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Borderline Personality Disorder

Borderline Personality Disorder

What Is Borderline Personality Disorder?

Borderline Personality Disorder (BPD) is characterized by an instability that affects moods, behavior, relationships, and your sense of self. And, while we all experience shifts in our feelings at some point in our lives, those with BPD experience them with significantly higher intensity. This type of mental unrest creates difficult and frequently unstable relationships for both the individual and those close to them.

Because of these emotional swings, BPD is occasionally misconstrued with bipolar disorder. However, it differs as to how these shifts occur much more often, usually within a single day and sometimes within an hour, as opposed to the weeks-long cycle of mania and depression with bipolar.

If you have borderline mood swings, you may go from sad to angry, terrified to happy all in a matter of minutes.

One of the primary causes of this is fear over being abandoned. There is frequently a strong and irrational fear that people close to the sufferer are about to abandon them. Being late for a meeting with a borderline, for example, can trigger that person to turn to verbal abuse due to a perceived lack of attention. This attitude and lack of critical thinking can also drive impulsive behaviors, which frequently emerge as a result of these "emotional slights."

The symptoms of BPD are strongly intertwined, with each one frequently influencing the development of the next, somewhat like a domino effect.

Signs & Symptoms of Borderline Personality Disorder

Borderline Personality Disorder is characterized by nine major symptoms, with the official requirements for a diagnosis needing at least a minimum five of the following to be noticeable:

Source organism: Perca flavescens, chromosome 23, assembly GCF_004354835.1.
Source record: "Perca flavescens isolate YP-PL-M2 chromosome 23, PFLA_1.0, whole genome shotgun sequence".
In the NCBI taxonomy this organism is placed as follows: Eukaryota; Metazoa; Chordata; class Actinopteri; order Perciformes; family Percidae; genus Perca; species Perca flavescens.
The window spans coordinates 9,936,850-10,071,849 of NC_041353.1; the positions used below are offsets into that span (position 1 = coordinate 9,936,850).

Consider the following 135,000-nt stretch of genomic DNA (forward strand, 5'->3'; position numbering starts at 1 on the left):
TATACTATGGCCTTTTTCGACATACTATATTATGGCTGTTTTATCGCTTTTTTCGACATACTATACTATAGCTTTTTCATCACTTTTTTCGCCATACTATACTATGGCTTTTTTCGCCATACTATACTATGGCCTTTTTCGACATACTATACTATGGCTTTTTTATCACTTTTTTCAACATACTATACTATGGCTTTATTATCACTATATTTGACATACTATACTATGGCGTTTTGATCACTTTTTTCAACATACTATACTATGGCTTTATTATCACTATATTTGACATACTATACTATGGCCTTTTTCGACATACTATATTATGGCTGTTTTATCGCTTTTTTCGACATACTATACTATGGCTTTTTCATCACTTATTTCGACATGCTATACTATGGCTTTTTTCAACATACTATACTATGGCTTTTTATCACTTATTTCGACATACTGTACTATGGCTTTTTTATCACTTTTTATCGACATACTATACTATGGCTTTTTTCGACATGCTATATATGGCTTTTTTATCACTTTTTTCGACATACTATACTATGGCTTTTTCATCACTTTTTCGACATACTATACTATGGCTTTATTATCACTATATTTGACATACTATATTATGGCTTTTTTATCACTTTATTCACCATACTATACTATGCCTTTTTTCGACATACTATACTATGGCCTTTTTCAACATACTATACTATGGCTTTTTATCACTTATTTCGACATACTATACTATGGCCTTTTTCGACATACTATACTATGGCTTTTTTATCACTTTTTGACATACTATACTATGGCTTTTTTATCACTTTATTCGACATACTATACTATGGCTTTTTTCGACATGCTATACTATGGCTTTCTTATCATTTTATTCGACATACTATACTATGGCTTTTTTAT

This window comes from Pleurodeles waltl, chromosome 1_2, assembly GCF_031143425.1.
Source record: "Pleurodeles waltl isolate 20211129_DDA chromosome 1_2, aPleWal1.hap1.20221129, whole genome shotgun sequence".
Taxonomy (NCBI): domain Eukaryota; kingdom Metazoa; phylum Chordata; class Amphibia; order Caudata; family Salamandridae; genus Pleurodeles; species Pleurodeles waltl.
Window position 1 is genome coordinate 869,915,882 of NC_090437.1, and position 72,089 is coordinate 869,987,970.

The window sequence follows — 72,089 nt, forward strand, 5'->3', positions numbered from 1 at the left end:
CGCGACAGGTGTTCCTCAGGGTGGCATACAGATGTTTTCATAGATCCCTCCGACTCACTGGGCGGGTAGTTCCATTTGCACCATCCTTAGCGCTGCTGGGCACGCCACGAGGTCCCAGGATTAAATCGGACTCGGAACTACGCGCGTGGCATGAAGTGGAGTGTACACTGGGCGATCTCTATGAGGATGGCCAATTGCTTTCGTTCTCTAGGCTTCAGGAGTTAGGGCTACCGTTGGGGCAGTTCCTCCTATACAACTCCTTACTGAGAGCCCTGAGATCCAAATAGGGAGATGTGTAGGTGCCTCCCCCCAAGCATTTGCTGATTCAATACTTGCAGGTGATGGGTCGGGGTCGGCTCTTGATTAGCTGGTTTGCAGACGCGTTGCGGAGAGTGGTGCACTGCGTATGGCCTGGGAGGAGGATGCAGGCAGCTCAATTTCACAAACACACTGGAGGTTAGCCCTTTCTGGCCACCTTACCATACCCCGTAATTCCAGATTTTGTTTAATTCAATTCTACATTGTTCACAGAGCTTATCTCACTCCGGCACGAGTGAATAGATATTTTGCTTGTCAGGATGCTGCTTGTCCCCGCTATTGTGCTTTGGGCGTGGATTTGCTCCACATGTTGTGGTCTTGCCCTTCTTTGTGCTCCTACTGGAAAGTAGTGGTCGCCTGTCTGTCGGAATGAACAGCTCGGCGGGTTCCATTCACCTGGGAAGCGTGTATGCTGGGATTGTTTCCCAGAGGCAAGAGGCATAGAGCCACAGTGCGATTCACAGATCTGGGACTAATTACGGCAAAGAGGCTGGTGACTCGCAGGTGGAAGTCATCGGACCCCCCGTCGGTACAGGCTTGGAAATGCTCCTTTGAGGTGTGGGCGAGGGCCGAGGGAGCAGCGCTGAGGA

1. Fear of Abandonment: For somebody with BPD, the idea of being abandoned is indeed a very real possibility, no matter how unlikely it is. It can lead to extremely codependent relationships and cause problems with friends, family, and lovers.

  2. Unstable Relationships: Because of the fear of abandonment and mood swings, unstable relationships are widespread. They are typically considered as either flawless or dreadful – also known as 'idealization' and 'devaluation’, respectively.

  3. Uncertain Sense of Identity: Also known as a "identity disturbance”, this arises from experiencing such low self-worth that the urge is felt to constantly seek ways to increase esteem by changing appearance, friends, relationships, values, goals, and even sexual orientation.

  4. Impulsive Behaviors: These behaviors are frequently associated with self-destructive tendencies, a low sense of self-esteem, or a desire for attention. These include excessive spending, binge eating, substance misuse, and other dangerous behaviors.

  5. Self-Harm & Suicidal Behaviour: This is a typical occurrence, and it is generally the result of abandonment concerns, emotional swings, and emptiness taking a toll on the individual. Suicidal behavior involves not only attempted suicides but also suicidal thoughts and threats.

  6. Erratic Emotions: BPD emotional swings differ from regular mood variations in that they are really extreme, typically spanning for a few hours. They're also usually sparked by insignificant incidents that others would dismiss.

  7. Extreme Episodes of Anger: Anger problems have been strongly connected to abandonment and disappointed expectations in interpersonal relationships. If a person with BPD believes they are being ignored, it is not uncommon for them to express rage that is out of proportion to the situation.

  8. Feelings of Emptiness: People with BPD may frequently express how they feel 'empty' or how they are 'nothing' on the inside. This frequently leads to a fluctuating sense of identity and indulging in impulsive behaviors as a way of compensating for a supposed lack of self.

  9. Dissociating/Losing Touch With Reality: Dissociation and stress-related paranoia are common side effects of emotional instability and abandonment fear, prompting the person to be skeptical of the intentions of others. It might be quite difficult to reason with someone who has BPD.


At Manor Clinic, we provide a variety of treatments that have been shown to be beneficial in the treatment of BPD. The following are the most frequently approved kinds of BPD treatment at the moment:

  • Cognitive Behavioral Therapy

  • Dialectical Behavior Therapy

  • Mentalisation-based Therapy


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